Director: Lamberto Bava

Starring: Beatrice Ring, Lino Salemme, Gianmarco Tognazzi


Director: Simon Nuchten

Starring: Belinda Montgomery, Viveca Lindfors, Roderick Cook

Divid 2000 was another company that crawled out of the woodwork in the early days of DVD to make a quick buck by releasing aged transfers of mediocre movies to a public starved of titles. Their first pair of releases were Silent Madness and Mario Bava’s 1987 subterranean zombie adventure Graveyard Disturbance (Una Notte al cimitero).

Silent Madness, a 1984 movie about a prematurely released mental patient, is presented in the same version released on VHS by Avatar in 1987, running 87’02” after 1’34” of BBFC cuts. The film is severely cropped from its ArriVision (2.35:1) theatrical version, and doesn’t even appear to be properly pan-and-scanned (it looks like the resulting image is simply locked onto the middle of the widescreen image). The picture is very grainy and weaves around the screen in a manner likely to make even hardened NYPD Blue viewers nauseas. The highly derivative film was planned as a late entry in the early-80s 3-D revival, explaining the frequent lunges towards camera and shots where depth of field seems to be the director’s principal concern.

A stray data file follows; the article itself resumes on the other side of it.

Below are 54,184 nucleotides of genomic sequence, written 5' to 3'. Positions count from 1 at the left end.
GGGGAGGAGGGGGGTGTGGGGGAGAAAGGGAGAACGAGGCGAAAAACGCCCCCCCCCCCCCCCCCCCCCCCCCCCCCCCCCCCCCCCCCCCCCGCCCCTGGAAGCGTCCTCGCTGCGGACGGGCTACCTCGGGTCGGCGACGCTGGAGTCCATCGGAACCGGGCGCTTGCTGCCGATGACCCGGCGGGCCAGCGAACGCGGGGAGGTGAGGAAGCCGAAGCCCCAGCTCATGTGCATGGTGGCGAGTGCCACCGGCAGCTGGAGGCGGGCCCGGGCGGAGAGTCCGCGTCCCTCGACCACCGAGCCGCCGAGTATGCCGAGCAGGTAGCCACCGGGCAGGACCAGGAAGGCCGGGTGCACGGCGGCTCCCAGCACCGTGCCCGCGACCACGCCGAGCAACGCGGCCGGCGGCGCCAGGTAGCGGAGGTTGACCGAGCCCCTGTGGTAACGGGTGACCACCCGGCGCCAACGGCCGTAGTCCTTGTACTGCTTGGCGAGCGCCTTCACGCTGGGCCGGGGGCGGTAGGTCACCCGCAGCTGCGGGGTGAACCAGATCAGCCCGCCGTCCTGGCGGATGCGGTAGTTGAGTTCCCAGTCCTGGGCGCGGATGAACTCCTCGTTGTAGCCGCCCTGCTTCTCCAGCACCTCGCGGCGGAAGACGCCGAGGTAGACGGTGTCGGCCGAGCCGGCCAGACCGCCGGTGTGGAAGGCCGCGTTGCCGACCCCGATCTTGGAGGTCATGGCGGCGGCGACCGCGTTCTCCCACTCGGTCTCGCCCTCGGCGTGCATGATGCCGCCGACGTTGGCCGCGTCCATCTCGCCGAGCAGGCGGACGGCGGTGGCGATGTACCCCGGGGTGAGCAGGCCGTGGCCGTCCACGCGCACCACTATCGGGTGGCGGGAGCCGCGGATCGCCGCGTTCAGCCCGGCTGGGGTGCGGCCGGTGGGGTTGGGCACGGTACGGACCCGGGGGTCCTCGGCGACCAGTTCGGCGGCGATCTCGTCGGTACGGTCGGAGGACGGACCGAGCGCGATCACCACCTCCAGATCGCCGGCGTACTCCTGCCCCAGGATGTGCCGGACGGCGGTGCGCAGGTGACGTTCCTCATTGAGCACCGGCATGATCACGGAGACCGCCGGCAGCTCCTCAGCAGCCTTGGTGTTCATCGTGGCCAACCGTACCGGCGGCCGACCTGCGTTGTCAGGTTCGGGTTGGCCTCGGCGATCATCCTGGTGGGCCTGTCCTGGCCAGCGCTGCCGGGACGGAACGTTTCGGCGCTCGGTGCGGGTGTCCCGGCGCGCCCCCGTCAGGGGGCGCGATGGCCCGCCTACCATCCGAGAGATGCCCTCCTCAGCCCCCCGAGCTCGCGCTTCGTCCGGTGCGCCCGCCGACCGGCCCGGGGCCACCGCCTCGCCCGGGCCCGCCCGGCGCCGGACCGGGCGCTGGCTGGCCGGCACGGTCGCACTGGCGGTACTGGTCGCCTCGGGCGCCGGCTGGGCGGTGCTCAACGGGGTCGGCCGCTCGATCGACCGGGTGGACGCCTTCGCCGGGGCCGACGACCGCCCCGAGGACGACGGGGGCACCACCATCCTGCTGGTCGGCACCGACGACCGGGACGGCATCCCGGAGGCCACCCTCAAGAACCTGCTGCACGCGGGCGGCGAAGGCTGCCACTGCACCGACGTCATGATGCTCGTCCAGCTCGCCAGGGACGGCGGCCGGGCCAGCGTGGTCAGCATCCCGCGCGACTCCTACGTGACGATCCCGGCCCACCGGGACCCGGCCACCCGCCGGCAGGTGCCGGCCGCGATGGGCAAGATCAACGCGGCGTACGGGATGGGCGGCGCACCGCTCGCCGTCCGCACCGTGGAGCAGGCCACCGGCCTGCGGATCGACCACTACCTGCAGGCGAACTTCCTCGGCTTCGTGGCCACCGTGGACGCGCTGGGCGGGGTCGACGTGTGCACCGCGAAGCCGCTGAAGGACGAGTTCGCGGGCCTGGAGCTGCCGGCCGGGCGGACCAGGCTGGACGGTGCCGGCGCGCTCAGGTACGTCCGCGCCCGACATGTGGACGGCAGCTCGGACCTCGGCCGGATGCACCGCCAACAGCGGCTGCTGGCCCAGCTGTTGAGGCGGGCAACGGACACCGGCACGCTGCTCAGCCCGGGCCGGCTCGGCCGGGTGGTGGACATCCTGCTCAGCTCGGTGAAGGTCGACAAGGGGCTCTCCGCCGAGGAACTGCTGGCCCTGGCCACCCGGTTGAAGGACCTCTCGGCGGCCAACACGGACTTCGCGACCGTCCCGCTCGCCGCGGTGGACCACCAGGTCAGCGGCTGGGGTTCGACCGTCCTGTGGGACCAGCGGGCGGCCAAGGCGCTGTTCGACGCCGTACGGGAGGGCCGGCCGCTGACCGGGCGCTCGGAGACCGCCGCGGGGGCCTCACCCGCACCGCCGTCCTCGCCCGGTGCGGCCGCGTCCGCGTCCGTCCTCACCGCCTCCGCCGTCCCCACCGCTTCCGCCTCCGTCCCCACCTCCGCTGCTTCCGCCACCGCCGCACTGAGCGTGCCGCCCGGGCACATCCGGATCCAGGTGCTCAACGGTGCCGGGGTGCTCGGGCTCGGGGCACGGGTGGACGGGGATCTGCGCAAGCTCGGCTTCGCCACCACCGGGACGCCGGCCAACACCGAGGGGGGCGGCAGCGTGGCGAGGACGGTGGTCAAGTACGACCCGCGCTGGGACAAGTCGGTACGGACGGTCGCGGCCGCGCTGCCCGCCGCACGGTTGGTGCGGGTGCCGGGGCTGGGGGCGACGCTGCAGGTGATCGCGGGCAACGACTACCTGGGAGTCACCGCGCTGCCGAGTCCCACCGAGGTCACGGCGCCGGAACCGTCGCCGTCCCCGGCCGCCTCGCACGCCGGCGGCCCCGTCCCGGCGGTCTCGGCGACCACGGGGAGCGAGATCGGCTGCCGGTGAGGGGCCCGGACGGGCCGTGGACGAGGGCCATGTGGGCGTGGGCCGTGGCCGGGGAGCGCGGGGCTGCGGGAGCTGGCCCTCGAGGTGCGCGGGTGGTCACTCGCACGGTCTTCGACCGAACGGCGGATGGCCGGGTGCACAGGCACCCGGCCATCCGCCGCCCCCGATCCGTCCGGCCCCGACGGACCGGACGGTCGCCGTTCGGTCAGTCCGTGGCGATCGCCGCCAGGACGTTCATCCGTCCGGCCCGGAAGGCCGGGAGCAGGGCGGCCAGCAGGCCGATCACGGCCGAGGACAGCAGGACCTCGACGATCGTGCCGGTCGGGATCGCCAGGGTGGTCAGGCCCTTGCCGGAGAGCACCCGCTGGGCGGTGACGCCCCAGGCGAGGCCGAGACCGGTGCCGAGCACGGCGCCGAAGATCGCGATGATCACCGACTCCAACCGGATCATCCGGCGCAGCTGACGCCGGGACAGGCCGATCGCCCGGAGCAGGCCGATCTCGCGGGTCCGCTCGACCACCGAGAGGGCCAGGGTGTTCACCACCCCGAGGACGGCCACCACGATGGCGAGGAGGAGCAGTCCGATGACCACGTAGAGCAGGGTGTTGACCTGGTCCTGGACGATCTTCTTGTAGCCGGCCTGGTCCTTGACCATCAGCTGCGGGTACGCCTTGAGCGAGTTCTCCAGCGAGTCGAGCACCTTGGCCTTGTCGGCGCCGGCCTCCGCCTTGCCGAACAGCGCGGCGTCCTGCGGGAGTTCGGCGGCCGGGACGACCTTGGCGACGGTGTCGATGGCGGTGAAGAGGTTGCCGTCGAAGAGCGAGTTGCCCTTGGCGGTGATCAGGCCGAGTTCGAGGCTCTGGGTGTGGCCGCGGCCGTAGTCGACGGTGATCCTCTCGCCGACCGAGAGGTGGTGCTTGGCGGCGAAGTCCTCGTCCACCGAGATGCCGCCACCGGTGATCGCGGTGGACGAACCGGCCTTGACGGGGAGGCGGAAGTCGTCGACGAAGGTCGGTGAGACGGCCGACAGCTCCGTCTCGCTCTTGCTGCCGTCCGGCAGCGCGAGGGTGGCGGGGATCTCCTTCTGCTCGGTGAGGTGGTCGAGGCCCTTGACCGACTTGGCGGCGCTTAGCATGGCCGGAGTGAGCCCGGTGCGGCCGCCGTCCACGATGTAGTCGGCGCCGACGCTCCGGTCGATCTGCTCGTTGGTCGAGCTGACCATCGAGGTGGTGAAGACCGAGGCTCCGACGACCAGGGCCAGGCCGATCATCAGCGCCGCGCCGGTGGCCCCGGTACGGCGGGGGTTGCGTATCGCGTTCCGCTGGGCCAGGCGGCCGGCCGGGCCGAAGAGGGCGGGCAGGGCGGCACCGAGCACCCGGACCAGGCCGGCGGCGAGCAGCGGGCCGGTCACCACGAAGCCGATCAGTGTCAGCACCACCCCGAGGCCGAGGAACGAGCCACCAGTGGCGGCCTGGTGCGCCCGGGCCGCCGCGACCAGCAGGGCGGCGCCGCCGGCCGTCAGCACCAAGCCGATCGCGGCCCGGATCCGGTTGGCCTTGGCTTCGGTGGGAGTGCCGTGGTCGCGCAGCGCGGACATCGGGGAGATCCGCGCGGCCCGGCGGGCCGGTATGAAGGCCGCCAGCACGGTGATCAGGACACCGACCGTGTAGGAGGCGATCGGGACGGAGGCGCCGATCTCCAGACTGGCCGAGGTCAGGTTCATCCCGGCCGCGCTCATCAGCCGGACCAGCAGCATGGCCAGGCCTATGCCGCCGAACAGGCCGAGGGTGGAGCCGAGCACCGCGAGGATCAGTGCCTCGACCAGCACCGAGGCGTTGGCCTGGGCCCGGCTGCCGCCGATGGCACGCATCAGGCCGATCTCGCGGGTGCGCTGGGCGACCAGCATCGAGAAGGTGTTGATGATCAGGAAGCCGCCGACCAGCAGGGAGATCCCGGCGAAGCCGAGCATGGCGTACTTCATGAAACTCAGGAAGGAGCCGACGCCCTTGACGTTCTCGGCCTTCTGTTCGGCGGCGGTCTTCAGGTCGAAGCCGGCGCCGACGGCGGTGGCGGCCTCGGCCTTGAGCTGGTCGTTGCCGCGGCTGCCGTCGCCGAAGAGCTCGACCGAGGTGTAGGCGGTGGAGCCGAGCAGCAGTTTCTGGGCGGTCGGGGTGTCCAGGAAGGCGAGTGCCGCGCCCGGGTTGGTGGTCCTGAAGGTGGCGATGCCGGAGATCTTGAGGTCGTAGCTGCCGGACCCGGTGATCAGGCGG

There’s a significant difference between the running time of the Graveyard Disturbance DVD (91’55”) and the BBFC’s stated duration when it was classified in 1988 (92’13”). Perhaps this is why the DVD being marketed as a “Director’s Cut”?! Divid 2000’s sleeves include disc specifications that seem deliberately designed to mislead the consumer. The “Dolby Digital AC3” sound is, of course, mere mono (Graveyard Disturbance) or stereo (Silent Madness), and “Lamberto Bava – the legacy” turns out to be two screens of skimpy biographical notes. Both discs contain haggard-looking trailers.






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